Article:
News story

Hazard perception test now features more weather conditions

The hazard perception part of the theory test now includes clips to test a learner driver’s ability to spot developing hazards in different weather conditions.

An image of a hazard perception test, featuring a road covered in snow, with a deer about the walk onto the road

The hazard perception part of the theory test assesses the ability to spot ‘developing hazards’. These are things that would cause drivers to take action, like changing speed or direction.

In the theory test, you have to spot developing hazards in 14 video clips. You get points for spotting the developing hazards as soon as they start to happen.

Find out more about how the hazard perception test works

The clips in the car theory test now include scenarios including driving in:

  • fog
  • rain
  • snow and ice
  • wind

Some new clips also show driving at night and in low-light conditions, like dawn and dusk.

These new clips will also be added to:

  • motorcycle theory tests from December 2018
  • lorry, bus and coach theory tests from early 2019
  • approved driving instructor (ADI) part 1 tests and Driver and Vehicle Standards Agency (DVSA) enhanced rider scheme trainer theory tests from early 2019

The way the hazard perception part of the theory test works and is scored is not changing. The pass mark is also not changing.

Watch example clips

Watch examples of the types of clips that have been introduced.

There is no audio on the clips.

Driving in snow

Clip

Driving in rain

Clip

Driving at night

Clip

Why the new types of clips are being introduced

The Department for Transport’s reported road casualties report for 2017 shows that 16,406 accidents happened in rain, sleet, snow or fog. Of those, 205 accidents were fatal.

It’s vital that learner drivers can spot developing hazards and take appropriate action. It’s particularly important in more challenging conditions, and where the stopping distance is longer than dry roads.

In wet weather, stopping distances will be at least double those required for stopping on dry roads. In icy or snowy weather, it can be as much as 10 times greater.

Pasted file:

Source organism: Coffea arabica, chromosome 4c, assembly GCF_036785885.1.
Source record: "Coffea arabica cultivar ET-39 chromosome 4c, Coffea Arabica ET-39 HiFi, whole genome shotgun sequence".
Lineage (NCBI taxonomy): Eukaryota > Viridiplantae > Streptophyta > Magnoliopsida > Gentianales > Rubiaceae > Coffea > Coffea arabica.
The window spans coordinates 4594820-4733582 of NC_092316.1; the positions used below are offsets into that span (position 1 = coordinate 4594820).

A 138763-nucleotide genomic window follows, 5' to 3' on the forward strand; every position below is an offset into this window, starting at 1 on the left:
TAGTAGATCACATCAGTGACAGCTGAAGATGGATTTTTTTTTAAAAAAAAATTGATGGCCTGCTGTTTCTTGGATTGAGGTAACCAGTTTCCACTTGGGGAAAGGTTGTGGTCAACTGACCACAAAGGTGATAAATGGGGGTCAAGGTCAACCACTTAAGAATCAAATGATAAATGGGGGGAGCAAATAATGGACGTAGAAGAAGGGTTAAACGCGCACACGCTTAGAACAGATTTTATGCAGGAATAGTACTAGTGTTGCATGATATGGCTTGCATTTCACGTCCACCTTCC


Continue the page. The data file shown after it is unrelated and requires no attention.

Find out more about driving in bad weather

Hazard perception testing leads to a reduction in collisions

Research from the Department for Transport (PDF, 1.1MB) has shown that hazard perception training and testing could account for an 11% reduction in collisions, potentially saving hundreds of lives every year.

Jesse Norman, Road Safety Minister, said:

The UK has some of the safest roads in the world, but we’re always looking for ways to make them safer.

These new hazard perception clips offer more realistic driving conditions to test a learner driver’s ability, preparing them for overcoming the real-life challenges they will face on the road – something that should benefit all road users.

Mark Winn, Driver and Vehicle Standards Agency (DVSA) Chief Driving Examiner, said:

DVSA’s priority is to help everyone through a lifetime of safe driving.

Every year too many people are injured on our roads by hazards frequently encountered by drivers and we are determined to do more.

We know the theory test helps saves lives, so we are using computer-generated imagery (CGI) clips to further improve road safety.

Practice apps and software are still relevant

Any products you’ve been using to help you practise the hazard perception part of the test are still relevant.

You do not need to have practised with clips featuring different weather conditions to take and pass the test.

Find out how to practise and revise

Published 19 November 2018